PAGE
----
"I'm in Brighton for Ming Campbell's speech but I'm gripped by Mervyn King's appearance before the Treasury Select Committee. He's effectively giving ministers a lecture on the importance of sticking to the framekwork for long-term stability championed by Gordon Brown. The sub-text is that it's gone out the window, and it's Mr Brown's fault. " Ben Brogan, Daily Mail

A lot of the problem is due to Homebuyers in the Developed World (especially the USA) having borrowed more than they can afford to repay, in addition to that a takeover bid for Northern Rock.

If the Bank of England were to step in early and provide loans then this would encourage Financial Institutions to be dependent on the Bank of England and resort to such a measure as a first course.

Surely there is a question as to whether the State through the Bank of England should be lending money to Banks, or whether it should be up to Banks to support themselves where neccessary borrowing through private organisations. Northern Rock still has the advantage of having a customer portfolio that has value simply through access; the question is whether allowing a single bank to possibly go down leaving vast numbers of people out of pocket could ever be acceptable economically or politically.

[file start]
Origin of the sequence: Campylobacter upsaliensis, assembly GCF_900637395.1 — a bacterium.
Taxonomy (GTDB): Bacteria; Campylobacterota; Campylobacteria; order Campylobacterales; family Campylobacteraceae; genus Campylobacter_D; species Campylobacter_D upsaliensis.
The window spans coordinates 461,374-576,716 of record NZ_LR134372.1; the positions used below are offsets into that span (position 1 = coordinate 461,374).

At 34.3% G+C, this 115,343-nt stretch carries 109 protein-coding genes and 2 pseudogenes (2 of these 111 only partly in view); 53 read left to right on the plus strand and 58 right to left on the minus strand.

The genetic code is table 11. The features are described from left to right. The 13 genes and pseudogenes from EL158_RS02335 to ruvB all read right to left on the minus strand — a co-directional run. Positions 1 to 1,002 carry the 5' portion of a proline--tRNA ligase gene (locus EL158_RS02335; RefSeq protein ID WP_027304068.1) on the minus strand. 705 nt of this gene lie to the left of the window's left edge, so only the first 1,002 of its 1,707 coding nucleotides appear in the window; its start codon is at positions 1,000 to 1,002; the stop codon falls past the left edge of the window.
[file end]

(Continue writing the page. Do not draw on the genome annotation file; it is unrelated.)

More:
It's something that none of the political parties have really considered for some time - at least certainly not publicly anyway.

If the UK Central Bank were renamed to the UK Reserve or UK Central Bank rather than the Banl of England I rather think that would defuse a lot of Scottish & Welsh Nationalist sentiment and help foster a United Kingdom Nationalist position, coupled with a balance of devolution across a new Federal Structure.

"King performed very well this morning while most of the committee seemed in blissful ignorance of the relevant legislation."

ChrisC, very true. Actually it might surprise the general public to how how few politicans are actually knowledgable on ecomomic matters beyond the basic macro level.